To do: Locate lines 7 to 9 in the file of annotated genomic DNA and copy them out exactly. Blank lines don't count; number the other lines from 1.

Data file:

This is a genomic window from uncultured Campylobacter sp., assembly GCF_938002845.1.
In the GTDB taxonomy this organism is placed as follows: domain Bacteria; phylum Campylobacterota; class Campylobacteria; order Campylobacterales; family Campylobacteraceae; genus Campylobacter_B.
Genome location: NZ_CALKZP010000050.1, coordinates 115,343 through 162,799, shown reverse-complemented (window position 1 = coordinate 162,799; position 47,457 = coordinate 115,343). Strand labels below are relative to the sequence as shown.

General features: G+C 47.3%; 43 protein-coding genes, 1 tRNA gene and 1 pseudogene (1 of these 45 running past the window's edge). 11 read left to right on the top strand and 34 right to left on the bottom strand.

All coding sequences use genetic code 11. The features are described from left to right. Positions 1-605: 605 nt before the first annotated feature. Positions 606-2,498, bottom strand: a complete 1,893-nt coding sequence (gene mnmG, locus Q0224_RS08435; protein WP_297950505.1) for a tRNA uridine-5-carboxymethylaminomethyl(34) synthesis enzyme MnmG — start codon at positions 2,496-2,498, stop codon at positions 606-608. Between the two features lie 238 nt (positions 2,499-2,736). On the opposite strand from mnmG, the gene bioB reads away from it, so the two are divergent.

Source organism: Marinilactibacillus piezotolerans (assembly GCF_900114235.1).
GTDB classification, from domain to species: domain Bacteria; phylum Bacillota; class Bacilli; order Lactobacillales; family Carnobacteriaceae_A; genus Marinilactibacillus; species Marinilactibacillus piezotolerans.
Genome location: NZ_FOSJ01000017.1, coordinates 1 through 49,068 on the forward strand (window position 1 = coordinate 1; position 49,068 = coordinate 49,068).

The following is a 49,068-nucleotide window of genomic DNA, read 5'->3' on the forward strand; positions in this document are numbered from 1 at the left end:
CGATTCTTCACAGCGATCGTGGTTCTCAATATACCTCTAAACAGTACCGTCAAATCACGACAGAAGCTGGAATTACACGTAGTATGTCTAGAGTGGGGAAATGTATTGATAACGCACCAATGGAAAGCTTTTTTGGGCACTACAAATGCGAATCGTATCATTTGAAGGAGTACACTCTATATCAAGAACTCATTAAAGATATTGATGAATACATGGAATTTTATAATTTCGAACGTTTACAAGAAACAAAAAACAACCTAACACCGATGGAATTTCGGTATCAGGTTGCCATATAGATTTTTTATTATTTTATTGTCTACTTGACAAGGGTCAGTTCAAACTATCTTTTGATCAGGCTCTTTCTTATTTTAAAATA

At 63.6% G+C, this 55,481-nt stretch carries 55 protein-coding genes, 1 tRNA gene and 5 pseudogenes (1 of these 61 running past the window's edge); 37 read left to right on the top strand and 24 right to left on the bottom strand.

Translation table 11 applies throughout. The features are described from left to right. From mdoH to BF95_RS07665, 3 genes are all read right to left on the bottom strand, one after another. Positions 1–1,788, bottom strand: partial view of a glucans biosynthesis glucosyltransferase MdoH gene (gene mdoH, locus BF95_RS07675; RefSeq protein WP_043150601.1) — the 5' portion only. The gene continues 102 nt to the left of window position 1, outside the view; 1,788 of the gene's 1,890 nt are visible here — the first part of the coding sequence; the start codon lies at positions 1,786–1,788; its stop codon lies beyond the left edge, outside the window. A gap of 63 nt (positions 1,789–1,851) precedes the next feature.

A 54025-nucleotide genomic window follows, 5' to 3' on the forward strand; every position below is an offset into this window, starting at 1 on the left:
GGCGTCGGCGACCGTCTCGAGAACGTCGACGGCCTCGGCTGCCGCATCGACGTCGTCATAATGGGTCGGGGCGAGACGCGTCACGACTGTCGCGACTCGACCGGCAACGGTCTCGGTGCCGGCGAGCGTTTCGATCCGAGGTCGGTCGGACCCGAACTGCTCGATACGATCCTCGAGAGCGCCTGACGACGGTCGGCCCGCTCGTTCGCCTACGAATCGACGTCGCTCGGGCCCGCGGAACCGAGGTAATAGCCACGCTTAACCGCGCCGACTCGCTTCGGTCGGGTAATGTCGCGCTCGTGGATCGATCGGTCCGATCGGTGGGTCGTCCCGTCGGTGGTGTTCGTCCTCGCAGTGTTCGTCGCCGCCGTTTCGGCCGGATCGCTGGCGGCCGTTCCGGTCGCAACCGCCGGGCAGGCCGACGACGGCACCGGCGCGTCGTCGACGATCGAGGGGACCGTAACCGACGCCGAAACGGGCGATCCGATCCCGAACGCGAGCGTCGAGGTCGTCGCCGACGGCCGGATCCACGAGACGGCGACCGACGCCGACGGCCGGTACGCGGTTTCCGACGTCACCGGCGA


GTDB classification, from domain to species: domain Bacteria; phylum Bacillota; class Bacilli; order Lactobacillales; family Carnobacteriaceae_A; genus Marinilactibacillus; species Marinilactibacillus piezotolerans.
Genome location: NZ_FOSJ01000017.1, coordinates 1 through 49,068 on the forward strand (window position 1 = coordinate 1; position 49,068 = coordinate 49,068).

The following is a 49,068-nucleotide window of genomic DNA, read 5'->3' on the forward strand; positions in this document are numbered from 1 at the left end: